Why Blind People Make Great Network Engineers

There are many examples of individuals with different disabilities who excel and accomplish much in their lifetime, rendering physical or mental attributes meaningless -- consider Stephen Hawking, Stevie Wonder and Helen Keller, among many others. But certain tasks and careers are more or less suited to some disabilities than others. Thankfully Ray Charles could sing and compose without his sight, but if his natural talent had been as a sportsman then the world may have not seen him rise to fame. Today's technology offers many new possibilities, not least the opportunity to work in the information technology field itself.

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Network engineers are the plumbers of the internet, setting up and configuring network equipment such as routers and switches which ensure that data is carried swiftly and surely from one side of the world to other. They spend most of their time studying a text-based terminal, the command line interface of computers of the 1970s. Lacking the visual finesse and ease of use a modern graphic operating system affords, this becomes a benefit for the blind.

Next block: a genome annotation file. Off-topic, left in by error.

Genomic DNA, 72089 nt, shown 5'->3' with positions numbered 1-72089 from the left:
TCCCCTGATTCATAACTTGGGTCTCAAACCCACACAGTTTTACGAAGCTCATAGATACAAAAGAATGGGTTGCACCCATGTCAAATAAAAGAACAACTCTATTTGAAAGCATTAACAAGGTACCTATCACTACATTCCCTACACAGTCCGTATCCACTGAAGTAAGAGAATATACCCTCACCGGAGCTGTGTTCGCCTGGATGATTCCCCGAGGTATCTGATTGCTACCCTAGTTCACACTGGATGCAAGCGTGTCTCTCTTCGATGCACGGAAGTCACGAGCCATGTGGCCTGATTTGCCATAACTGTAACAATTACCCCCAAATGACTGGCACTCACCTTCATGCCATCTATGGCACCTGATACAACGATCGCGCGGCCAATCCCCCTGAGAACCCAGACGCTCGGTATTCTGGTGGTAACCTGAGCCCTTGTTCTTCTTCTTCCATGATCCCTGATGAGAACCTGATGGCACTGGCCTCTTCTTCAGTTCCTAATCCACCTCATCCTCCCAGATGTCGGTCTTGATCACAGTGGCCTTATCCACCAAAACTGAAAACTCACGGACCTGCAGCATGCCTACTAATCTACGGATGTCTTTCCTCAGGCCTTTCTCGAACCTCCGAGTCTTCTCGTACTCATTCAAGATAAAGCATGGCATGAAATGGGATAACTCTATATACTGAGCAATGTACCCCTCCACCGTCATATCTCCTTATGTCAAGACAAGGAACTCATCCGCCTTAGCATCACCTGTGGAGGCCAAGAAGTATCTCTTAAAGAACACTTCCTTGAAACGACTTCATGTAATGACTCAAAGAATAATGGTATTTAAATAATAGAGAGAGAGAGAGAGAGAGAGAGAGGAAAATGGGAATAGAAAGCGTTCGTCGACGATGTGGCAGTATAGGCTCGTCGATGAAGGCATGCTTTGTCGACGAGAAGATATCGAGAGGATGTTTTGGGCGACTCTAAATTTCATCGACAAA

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Accessible staff, wherever they are

The simple output of a text-based terminal can be re-processed screen reader software (such as the free Thunder), which reads the text content of a screen in a synthesised voice, turning even the longest and most complex of typed commands into intelligible speech. A braille display can be added to provide a physical rendition of the screen's content.

With tools such as these -- there are braille mobile phones now too -- computers offer those with disabilities considerably more opportunities to access the world around them than ever before. And if the job can largely be conducted through a terminal, then it doesn't matter much whether it's at their home, in an office, or even inside a client's server room. The software's demands on internet connection bandwidth is low, and the potential immense. In fact individuals with conditions such as dyslexia also enjoy using, and benefit from, the same technology.